Rating: 6, Above average (Recommend with reservations. Entertaining, but lacks a certain je ne sais quoi.)

Missing Microbes: How the Overuse of Antibiotics Is Fueling Our Modern Plagues by Martin J. Blaser
Missing_Microbes
Ah yes, a learning book. And a kinda scary one at that. But hear me out! Not everyone likes all this schmaltzy stuff! And this isn’t like the summer reading you had to do in high school – it’s waaay more interesting than Machivelli or Greek plays. (Anyone else have to suffer through that?!?) I saw Blaser on The Daily Show and knew I had to get his book. After waiting forever to get it from the library, I hustled through this quick science-y read. I love learning about our human biology, especially when it comes to bacteria and our digestive system and our health. (See Cooked and this past month’s edition of Eating Well for more fun!) As someone who is also suspect of taking any and all medications, I wanted to learn more about the damage that overuse of antibiotics is doing to our health, you know, small things like contributing to the rise of obesity, asthma, diabetes, and certain forms of cancer. Gah! For hundreds of thousands of years bacterial and human cells have lived in a peaceful Garden of Eden that is responsible for the health and equilibrium of our body and we’re ruining it! Blaser skillfully combines technical data from the lab and his conclusions without getting to science-y for the lay reader and offers really good solutions for how we can start to fix it. I’ll warn the hypochondriacs out there that there was a chapter I had to stop reading in the middle because it was freaking me out (antibiotic-resistant MRSA anyone?), but I think this is a worthwhile read for anyone who wants to make smart decisions about their health and medicine.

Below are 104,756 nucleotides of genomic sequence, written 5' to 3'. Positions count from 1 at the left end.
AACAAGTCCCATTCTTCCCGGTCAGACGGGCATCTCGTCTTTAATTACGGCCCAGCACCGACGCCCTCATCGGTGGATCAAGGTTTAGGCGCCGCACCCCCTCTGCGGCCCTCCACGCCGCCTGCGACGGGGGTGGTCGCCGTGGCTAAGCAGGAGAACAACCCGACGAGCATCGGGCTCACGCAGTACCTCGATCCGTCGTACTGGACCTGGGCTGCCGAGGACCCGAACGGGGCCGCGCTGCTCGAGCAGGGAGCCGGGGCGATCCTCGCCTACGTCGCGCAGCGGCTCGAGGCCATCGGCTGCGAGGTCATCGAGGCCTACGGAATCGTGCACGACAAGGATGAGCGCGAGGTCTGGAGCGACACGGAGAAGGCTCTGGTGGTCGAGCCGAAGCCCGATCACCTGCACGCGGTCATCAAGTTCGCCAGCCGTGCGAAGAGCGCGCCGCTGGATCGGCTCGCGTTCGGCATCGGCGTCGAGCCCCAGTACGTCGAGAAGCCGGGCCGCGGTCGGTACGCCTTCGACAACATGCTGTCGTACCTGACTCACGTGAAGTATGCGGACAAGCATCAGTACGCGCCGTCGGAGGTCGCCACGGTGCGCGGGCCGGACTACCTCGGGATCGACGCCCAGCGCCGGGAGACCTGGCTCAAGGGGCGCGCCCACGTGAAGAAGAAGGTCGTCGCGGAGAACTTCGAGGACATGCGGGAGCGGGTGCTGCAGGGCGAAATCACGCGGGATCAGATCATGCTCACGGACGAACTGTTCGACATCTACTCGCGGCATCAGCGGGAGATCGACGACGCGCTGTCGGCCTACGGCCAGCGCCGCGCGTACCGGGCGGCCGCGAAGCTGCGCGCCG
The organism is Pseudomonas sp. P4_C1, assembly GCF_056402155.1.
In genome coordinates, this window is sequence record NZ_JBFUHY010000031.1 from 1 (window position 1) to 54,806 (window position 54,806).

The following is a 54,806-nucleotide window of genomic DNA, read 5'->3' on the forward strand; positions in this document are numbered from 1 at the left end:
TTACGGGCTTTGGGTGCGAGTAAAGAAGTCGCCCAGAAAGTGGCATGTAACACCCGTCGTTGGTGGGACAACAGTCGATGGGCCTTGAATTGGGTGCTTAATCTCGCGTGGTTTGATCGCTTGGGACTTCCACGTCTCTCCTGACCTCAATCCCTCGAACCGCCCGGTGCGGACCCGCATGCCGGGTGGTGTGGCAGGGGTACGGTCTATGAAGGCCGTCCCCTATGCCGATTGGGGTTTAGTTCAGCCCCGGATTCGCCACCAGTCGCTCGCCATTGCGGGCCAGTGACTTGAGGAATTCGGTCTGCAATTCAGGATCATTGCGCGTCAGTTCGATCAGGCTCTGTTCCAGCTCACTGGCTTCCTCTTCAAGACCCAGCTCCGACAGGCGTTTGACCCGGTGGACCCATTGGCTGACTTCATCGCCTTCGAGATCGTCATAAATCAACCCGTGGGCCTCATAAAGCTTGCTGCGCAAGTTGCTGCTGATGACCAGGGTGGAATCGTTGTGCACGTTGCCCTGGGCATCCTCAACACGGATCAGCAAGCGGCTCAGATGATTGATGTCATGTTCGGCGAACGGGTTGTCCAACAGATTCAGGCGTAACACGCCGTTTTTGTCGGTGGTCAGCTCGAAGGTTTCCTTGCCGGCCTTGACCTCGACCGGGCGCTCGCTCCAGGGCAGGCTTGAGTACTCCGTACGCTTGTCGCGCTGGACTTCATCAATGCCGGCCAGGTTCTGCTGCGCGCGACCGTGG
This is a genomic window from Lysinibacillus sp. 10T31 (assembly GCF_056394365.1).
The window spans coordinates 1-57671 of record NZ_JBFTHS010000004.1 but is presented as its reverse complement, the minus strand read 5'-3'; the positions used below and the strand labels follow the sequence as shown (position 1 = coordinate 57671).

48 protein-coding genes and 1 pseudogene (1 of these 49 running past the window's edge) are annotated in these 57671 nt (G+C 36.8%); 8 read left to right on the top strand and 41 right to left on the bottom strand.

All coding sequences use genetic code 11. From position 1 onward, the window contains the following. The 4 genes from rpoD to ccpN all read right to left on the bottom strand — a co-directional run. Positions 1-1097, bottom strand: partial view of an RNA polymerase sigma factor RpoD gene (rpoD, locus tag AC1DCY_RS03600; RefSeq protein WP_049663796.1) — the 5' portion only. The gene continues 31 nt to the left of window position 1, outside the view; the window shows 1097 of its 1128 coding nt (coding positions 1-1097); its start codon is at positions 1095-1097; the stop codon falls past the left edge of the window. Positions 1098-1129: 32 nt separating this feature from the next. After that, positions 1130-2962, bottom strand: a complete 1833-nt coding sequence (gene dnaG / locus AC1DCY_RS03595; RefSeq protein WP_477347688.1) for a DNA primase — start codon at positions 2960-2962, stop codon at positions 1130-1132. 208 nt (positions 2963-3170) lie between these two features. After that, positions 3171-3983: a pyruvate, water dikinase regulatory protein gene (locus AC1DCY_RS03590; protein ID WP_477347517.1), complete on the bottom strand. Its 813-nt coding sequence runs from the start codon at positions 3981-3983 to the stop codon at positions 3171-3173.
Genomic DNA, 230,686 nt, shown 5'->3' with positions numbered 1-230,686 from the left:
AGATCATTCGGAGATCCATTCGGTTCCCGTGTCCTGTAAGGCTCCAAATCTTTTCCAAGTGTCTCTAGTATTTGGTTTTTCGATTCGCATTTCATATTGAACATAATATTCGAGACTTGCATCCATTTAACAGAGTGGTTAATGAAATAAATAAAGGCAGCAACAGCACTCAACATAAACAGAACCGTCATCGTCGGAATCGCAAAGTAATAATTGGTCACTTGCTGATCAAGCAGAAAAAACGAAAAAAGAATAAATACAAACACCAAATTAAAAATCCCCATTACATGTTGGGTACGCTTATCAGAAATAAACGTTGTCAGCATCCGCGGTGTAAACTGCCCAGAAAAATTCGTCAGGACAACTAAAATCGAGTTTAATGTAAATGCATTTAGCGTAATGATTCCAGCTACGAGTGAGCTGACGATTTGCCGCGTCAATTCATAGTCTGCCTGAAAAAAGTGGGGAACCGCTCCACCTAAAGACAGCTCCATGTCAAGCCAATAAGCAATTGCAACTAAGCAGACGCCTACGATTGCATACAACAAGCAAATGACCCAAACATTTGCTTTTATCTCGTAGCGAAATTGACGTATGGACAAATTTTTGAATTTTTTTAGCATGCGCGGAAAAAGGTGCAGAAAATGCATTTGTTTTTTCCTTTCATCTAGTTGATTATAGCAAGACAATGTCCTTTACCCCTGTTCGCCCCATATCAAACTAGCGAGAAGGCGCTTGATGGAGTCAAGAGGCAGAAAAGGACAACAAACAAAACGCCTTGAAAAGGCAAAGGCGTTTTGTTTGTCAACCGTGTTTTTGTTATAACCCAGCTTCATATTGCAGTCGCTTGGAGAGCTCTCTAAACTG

Rating: 8, Excellent (Memorable and above par, highly entertaining.) (Ok, maybe not entertaining, but important!)

Goodnight June by Sarah Jio
Goodnight_JuneOk, back to the schmaltz! Y’all know I love Sarah Jio. Blackberry Winter is still one of my fave chick lit reads. Unfortunately, I think her editors are doing her a disservice by having her crank out at least one book a year because her two latest have felt under-developed to me. Goodnight June could have been great because the story premise is great: burned-out and heartbroken financial guru June moves to Seattle to take over her deceased aunt’s failing bookstore and finds out she was confidantes with Margaret Wise Brown, the author of Goodnight Moon, and inspired the famous story, thus saving the store and finding love. Like I said, sounds great, yes? The writing is a little flat though, especially when it comes to the love story. You know it’s unmemorable when you can’t even remember the love interest’s name! But, it’s worth reading if only for the letters between June’s aunt Ruby and Margaret. They come alive and their friendship really becomes the love story and heart of the novel. I loved the literary bent of the book and I credit Jio’s imagination for coming up with such a clever and beautiful backstory for such a beloved book. Again, perfect to pick up and read by the pool for some easy-going chick lit!

Rating: 6, Above average (Recommend with reservations. Entertaining, but lacks a certain je ne sais quoi.)

What are you reading this summer?